Nicola Sturgeon urges Chancellor to slow pace of deficit reduction
Nicola Sturgeon has urged the UK Government to further slow the pace of deficit reduction in the forthcoming Autumn Statement.
Scotland's First Minister called on Chancellor Philip Hammond to take steps on November 23 to reverse cuts she said are hurting low income households and damaging public services.
Ms Sturgeon said the UK Government's austerity agenda has failed "categorically and comprehensively", and accused the Conservative Government of not offering people grounds for hope - a factor she suggested was one of the underlying reasons for the vote to leave the EU.
The SNP leader acknowledged that while Scotland voted to remain in the EU she is "acutely aware" that a million people had also voted to Leave, and said pursuing inclusive growth is "increasingly a political imperative".
Mr Hammond has already abandoned his predecessor George Osborne's plan to eliminate the deficit and achieve a surplus by 2020, and has indicated he will prioritise investment in infrastructure and housing through borrowing.
Speaking to an audience of 1,200 at the Sheffield Political Economy Research Institute, Ms Sturgeon said that while the Brexit vote had many causes, people on low incomes were more likely to have voted Leave.
She said: "UK economic policy, arguably over several decades but particularly in recent years, has not given enough people enough grounds for hope.
"The current Government has already abandoned the deficit reduction targets it was elected on in 2015 - just as the previous government abandoned, in 2012, the deficit reduction targets it set itself in 2010.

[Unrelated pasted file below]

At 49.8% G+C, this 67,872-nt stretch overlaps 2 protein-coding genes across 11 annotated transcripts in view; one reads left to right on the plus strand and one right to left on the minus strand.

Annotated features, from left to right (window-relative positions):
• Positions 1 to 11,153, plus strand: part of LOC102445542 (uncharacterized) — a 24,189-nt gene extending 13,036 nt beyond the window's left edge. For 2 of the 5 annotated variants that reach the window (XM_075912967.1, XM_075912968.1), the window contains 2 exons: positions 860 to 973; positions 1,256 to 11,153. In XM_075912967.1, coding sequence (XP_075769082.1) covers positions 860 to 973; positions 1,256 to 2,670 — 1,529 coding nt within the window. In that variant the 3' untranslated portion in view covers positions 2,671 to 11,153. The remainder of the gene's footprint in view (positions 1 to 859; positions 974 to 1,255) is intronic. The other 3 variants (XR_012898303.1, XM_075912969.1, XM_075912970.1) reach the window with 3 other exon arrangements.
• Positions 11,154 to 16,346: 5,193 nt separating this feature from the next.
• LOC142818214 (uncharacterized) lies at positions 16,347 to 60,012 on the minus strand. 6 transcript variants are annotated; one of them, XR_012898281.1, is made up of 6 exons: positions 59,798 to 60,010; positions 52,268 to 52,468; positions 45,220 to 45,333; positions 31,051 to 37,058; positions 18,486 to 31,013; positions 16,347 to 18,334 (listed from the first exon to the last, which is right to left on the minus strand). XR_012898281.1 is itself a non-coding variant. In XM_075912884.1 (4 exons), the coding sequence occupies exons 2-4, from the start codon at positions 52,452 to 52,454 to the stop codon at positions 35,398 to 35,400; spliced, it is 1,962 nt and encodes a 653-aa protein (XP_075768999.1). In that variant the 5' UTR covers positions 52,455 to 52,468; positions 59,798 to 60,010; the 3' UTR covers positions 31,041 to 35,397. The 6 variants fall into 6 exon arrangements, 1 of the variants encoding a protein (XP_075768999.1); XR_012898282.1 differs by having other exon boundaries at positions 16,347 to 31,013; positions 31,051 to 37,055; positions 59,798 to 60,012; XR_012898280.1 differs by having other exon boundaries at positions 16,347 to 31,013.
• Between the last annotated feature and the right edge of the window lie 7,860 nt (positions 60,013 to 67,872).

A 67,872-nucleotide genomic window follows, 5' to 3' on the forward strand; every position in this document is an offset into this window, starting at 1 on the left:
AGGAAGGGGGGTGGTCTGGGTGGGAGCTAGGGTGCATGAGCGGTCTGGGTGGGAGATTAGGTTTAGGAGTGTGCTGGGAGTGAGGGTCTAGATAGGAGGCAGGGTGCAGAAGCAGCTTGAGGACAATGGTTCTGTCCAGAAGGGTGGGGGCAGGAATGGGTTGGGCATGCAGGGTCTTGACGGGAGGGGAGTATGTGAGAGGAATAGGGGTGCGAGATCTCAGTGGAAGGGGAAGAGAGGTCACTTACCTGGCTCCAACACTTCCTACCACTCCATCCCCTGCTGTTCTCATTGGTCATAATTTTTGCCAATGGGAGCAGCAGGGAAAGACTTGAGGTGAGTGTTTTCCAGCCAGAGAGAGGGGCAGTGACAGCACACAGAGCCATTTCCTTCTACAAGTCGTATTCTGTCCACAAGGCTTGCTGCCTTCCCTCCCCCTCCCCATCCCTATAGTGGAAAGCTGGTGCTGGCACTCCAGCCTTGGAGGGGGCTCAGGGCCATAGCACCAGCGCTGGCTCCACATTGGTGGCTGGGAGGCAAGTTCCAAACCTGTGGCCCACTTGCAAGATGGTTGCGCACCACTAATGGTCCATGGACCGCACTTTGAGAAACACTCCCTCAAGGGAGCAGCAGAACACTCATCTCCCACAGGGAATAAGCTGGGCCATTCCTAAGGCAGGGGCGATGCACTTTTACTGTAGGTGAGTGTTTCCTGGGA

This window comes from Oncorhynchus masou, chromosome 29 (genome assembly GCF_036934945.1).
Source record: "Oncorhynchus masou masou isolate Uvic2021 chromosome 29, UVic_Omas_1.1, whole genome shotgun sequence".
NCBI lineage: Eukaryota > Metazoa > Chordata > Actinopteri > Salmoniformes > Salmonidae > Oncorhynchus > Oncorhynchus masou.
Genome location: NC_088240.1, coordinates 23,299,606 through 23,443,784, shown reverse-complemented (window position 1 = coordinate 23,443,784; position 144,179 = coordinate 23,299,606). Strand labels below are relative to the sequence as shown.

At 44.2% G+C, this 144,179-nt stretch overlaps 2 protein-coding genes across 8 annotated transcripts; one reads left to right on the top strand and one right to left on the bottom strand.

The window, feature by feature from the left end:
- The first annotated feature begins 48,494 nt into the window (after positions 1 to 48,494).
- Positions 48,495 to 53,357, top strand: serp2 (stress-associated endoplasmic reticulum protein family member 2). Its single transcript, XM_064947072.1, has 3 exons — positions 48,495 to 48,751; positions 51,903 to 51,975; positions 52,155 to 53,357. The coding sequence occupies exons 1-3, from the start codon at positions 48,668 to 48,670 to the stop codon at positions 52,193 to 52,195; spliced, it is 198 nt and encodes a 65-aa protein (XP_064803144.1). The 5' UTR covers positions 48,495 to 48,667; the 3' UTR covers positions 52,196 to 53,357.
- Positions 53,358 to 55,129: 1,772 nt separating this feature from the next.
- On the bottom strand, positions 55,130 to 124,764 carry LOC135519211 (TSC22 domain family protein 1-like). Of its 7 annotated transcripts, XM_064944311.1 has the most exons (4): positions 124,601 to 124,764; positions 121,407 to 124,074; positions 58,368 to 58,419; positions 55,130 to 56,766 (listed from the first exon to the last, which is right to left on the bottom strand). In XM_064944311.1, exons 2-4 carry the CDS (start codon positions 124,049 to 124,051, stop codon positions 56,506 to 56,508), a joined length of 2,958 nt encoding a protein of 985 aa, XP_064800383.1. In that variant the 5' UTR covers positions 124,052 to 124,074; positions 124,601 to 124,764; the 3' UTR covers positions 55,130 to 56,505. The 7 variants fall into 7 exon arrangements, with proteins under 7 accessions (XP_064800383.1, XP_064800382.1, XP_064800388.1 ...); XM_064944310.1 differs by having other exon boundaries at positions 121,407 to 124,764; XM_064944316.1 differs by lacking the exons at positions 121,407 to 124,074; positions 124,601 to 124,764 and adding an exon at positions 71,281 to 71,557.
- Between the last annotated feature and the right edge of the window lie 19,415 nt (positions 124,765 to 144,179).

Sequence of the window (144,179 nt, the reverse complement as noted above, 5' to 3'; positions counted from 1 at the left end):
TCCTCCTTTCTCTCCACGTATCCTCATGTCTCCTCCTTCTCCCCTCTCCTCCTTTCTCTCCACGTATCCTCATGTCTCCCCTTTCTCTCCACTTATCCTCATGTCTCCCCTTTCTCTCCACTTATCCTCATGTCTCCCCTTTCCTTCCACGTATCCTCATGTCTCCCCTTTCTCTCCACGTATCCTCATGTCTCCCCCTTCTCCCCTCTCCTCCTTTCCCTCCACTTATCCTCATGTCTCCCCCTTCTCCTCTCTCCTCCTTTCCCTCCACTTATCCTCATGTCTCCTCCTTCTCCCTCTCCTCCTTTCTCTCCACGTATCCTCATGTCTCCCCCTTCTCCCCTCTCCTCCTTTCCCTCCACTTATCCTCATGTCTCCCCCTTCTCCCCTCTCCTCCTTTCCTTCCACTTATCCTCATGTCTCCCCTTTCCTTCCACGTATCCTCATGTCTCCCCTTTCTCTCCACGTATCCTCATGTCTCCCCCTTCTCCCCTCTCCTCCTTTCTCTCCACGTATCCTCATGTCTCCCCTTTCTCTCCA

"There's a good reason for that. The severity of government cuts has permanently reduced the productive capacity of the economy. As a result, cuts hindered, rather than helped, attempts to reduce Government debt.
"Austerity is a policy which has failed, categorically and comprehensively, on its own terms. It has also imposed needless hardship on individuals and families across the UK.
"Austerity hasn't just harmed our economy; it has damaged our society."
She added: " The Chancellor of the Exchequer has already made one welcome change by abandoning the Government's balanced budget target.
"In two weeks' time, in the Autumn budget Statement, he should go further in slowing the pace of deficit reduction, allowing for the reversal of cuts which are hurting low-income households and damaging public services."
The speech follows a court ruling last week that the British P arliament must vote on the decision to trigger Article 50 and begin the process of taking Britain out of the EU.
The First Minister, who has called for the UK to retain its membership of the single market, said she does not believe there is a parliamentary majority for hard Brexit, adding: " In those circumstances - surely - single market membership is the obvious consensus position. That is a point which may well be made forcibly in Parliament, following last week's court judgment.
"Although a hard Brexit might appease some members of the UK Cabinet, it would damage trade, reduce employment and cause unnecessary hardship in communities across the country. It is economically undesirable and democratically unjustifiable."
The Scottish Government is currently investigating whether a separate settlement is possible for Scotland if the UK Government decides to take the rest of the country out of the single market.